Nancy: The Duchess’s Christmas Wish

misteltoeFor last year’s Christmas story contribution, which I reposted a few weeks ago, I took you to modern-day Copenhagen to see how Nicky O spent his Christmas. (Hint: there were Danish Christmas hearts, a potential murder charge, and a very hot night with his married lover.) Ahem. This year’s installment, with a mischievous dowager duchess and a reluctant widower earl in 1870’s England, an excerpt from a future novella, seems downright tame by comparison. But there is that pesky little matter of the mistletoe…

Bennett Fairbank, Earl of Sandalwood, stood in front of the newly-stoked hearth in the study of his son-in-law’s country house and hoped very hard he had not allowed his beloved daughter Lucinda to marry badly. He’d been about to ask her about the inattentiveness and slowness of the servants in her new home when the maid had finally arrived with tea service.

“I’m so sorry.” Lucinda reached for his hands as soon as the maid had left the room and finally stood still long enough for Bennett to kiss her cheek. “We’ve had to hire so many new staff so quickly, what with fifteen guests arriving for the weekend, and Christmas preparations well underway.”

“I’d have thought your husband would have had a full staff ready for his new bride.”

Lucinda squeezed his hands. “Daddy, don’t—”

“Lady Lucinda, here you are!” A familiar voice grated on Bennett’s ears.

The Dowager Duchess of Bridgehampton sailed into the room, bringing with her a blast of cold air from the hallway that reminded Bennett of the long icicles hanging from the eaves, one more task unattended. He might have to take the new servants in hand himself.

“I’m perfectly fine,” the duchess told his daughter, and Bennett realized he’d missed the conversation. “You go see to His and Her Grace.”

Lucinda flashed a smile and dropped a quick curtsy before flying out of the room as fast as the duchess had flown in, ruining yet another chance for him to have a private word with his daughter.

“Uh-hm.” At the sound of the duchess’s throat clearing, Bennett glanced at her. The woman had ensconced herself on the black leather settee, her fitted green gown with its waves of ruffles on the skirt flowing around her like an emerald sea.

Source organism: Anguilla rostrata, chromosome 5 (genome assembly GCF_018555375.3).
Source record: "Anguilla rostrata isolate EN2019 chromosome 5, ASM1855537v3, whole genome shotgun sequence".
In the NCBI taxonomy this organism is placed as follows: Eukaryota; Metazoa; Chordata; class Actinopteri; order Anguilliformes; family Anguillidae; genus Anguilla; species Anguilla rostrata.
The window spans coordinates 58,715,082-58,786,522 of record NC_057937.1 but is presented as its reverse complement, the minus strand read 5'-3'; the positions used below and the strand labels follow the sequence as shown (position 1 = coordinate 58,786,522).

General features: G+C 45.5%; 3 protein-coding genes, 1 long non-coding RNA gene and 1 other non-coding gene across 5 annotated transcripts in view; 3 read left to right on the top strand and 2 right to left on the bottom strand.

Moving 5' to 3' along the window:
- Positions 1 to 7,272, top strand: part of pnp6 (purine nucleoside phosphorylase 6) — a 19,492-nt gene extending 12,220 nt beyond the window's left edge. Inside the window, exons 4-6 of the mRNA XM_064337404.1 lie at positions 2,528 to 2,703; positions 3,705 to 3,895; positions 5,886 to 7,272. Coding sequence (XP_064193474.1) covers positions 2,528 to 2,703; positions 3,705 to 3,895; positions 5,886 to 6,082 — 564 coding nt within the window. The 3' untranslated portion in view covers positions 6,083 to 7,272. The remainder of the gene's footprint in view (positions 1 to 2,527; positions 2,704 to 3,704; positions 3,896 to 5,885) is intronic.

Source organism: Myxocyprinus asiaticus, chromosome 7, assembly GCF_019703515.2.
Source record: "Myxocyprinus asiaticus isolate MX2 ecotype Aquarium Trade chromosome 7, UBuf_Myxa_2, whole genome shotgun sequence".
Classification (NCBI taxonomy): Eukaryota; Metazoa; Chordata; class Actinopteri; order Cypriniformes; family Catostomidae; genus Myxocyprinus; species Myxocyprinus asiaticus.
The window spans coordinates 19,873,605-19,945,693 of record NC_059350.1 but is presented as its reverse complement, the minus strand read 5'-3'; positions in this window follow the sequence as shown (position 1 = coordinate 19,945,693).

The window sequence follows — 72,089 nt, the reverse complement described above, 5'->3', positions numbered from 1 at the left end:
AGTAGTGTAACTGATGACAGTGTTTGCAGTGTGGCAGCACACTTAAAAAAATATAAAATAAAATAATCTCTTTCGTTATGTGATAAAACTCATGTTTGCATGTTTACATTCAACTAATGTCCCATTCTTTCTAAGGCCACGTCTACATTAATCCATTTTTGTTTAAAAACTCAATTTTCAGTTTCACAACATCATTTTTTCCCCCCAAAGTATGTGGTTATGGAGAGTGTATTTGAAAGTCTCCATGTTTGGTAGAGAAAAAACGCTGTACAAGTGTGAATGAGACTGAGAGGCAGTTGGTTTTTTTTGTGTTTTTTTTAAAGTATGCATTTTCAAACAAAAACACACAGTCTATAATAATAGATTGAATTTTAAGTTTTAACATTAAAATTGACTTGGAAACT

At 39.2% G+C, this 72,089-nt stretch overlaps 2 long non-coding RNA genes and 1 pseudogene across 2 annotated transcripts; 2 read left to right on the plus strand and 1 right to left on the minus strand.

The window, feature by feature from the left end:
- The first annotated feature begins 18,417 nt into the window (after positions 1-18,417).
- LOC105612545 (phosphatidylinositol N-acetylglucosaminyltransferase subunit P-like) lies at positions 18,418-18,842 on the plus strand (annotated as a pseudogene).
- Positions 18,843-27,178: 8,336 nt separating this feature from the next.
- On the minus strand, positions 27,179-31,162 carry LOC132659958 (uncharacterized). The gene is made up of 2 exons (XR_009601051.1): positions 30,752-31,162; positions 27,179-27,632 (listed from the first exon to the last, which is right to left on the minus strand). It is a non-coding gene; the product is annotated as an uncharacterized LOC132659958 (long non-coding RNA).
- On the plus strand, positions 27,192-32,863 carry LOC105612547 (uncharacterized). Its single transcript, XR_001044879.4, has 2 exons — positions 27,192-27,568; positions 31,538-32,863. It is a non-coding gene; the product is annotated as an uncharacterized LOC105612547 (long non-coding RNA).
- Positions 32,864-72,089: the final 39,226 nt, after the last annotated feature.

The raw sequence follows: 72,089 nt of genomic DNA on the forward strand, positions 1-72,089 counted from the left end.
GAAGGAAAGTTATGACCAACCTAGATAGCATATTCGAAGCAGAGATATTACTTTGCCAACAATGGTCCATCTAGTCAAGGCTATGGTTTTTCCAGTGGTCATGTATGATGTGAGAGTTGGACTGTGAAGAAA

Bennett shook his head slightly, wondering when he’d last been distracted by the color of a lady’s gown and realizing it matched the green of her eyes and, more perplexingly, why these unbidden thoughts had come to him now, just as he was considering taking his leave to find Lucinda.

“Uh-HM.”

This time Bennett caught sight of the duchess’s face. Those dress-matching eyes bored into him and her mouth was set in a slight scowl, as it usually was when he was in her company.

“I do hope you’re not coming down with something, Your Grace. Have you taken to sneezing, along with that cough?”

She arched an eyebrow. “I’ve nothing a spot of tea won’t fix.”

Bennett glanced at the untouched tea service. “Of course! Where are my manners?” More importantly, where were the wayward servants? He busied himself with attending to the duchess, pouring her tea “with two sugars,” which she needn’t have reminded him in that haughty tone. They had sat across from each other over far too many teacups this past year. As he passed her the cup and saucer, his fingers brushed against hers – ungloved and weighed down in jeweled rings, as always – and he could have sworn he felt a spark, a strange frisson past between them.

He put it down to the overly dry winter air. He poured a cup of tea – strong and uncut – for himself, and smiled in his unwanted companion’s direction.  “Lady Bridgehampton, I’m surprised to see you here, now that your son – His Grace – and all of his old schoolmates are married.”

One of those schoolmates had married his own dear Lucinda, after a slightly scandalous incident in a moonlit garden. Bennett had no doubt the meddling of the duchess had had something to do with it. For her part, the duchess took another sip of tea and widened her eyes as though thoroughly innocent.

“I was unaware that the mother of a married son was forbidden from attending Christmas house parties. My younger son is still unmarried, if that allows for an exception to this bizarre new rule.”

Bennett chuckled, then covered it by sipping his own tea. “I see.”

The duchess fidgeted with her hand in her lap and glowered at him. “What is it you think you see, my lord?”

He recognized that thinly-veiled hiss from the lioness and silently reminded himself to tread lightly. Then he opened his mouth and forgot again. “I see what has brought you all the way out here in the midst of a winter storm. Is it possible your unmarried son will be joining us? I’m sure the maidens in our company will be charmed.”